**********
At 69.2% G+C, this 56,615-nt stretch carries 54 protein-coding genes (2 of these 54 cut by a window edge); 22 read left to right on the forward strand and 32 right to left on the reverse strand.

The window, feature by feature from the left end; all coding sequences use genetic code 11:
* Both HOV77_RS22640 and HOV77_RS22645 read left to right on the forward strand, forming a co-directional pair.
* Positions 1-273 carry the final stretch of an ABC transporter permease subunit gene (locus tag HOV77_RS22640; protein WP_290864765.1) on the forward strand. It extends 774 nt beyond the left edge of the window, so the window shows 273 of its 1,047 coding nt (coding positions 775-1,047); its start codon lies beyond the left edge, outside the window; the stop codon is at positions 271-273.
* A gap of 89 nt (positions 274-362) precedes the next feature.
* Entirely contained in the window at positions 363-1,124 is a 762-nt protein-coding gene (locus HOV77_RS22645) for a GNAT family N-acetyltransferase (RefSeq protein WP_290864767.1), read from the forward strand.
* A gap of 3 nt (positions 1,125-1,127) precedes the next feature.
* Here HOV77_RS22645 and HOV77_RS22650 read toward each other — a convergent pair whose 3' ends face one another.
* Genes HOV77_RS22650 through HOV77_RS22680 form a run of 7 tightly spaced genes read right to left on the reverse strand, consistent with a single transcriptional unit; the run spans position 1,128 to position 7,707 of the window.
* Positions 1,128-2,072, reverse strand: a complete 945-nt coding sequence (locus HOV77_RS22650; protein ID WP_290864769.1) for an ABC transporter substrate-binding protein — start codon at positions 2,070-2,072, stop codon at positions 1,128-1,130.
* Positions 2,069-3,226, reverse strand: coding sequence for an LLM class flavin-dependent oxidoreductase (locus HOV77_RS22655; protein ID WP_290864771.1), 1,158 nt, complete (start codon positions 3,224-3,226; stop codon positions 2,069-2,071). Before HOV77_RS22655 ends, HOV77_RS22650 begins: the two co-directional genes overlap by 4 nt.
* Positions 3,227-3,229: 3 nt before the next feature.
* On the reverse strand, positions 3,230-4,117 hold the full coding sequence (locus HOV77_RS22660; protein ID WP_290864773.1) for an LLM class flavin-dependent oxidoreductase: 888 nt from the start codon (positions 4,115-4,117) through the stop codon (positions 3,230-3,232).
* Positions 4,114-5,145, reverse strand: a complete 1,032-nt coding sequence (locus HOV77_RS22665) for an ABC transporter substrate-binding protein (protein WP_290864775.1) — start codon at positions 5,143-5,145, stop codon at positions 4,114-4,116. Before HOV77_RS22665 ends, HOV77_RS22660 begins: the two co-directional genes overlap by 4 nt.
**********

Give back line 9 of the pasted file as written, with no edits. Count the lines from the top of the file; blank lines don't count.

* Genes HOV77_RS22650 through HOV77_RS22680 form a run of 7 tightly spaced genes read right to left on the reverse strand, consistent with a single transcriptional unit; the run spans position 1,128 to position 7,707 of the window.